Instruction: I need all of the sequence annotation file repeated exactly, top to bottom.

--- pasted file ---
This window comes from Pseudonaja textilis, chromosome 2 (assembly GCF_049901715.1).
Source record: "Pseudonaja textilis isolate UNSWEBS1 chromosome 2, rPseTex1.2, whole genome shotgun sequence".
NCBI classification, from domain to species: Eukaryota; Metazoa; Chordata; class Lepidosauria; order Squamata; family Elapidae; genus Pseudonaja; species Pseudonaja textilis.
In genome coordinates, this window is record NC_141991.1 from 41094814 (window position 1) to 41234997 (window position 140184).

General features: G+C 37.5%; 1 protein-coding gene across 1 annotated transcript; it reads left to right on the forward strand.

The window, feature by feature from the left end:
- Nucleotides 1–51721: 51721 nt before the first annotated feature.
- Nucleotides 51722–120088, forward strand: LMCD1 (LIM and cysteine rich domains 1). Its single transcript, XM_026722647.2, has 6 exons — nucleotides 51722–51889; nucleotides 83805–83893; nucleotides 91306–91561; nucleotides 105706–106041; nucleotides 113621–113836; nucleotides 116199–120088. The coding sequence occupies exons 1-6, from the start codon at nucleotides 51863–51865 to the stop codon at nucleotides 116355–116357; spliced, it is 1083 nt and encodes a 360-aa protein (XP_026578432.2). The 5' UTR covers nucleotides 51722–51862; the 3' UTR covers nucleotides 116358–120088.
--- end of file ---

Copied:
This window comes from Pseudonaja textilis, chromosome 2 (assembly GCF_049901715.1).
Source record: "Pseudonaja textilis isolate UNSWEBS1 chromosome 2, rPseTex1.2, whole genome shotgun sequence".
NCBI classification, from domain to species: Eukaryota; Metazoa; Chordata; class Lepidosauria; order Squamata; family Elapidae; genus Pseudonaja; species Pseudonaja textilis.
In genome coordinates, this window is record NC_141991.1 from 41094814 (window position 1) to 41234997 (window position 140184).

General features: G+C 37.5%; 1 protein-coding gene across 1 annotated transcript; it reads left to right on the forward strand.

The window, feature by feature from the left end:
- Nucleotides 1–51721: 51721 nt before the first annotated feature.
- Nucleotides 51722–120088, forward strand: LMCD1 (LIM and cysteine rich domains 1). Its single transcript, XM_026722647.2, has 6 exons — nucleotides 51722–51889; nucleotides 83805–83893; nucleotides 91306–91561; nucleotides 105706–106041; nucleotides 113621–113836; nucleotides 116199–120088. The coding sequence occupies exons 1-6, from the start codon at nucleotides 51863–51865 to the stop codon at nucleotides 116355–116357; spliced, it is 1083 nt and encodes a 360-aa protein (XP_026578432.2). The 5' UTR covers nucleotides 51722–51862; the 3' UTR covers nucleotides 116358–120088.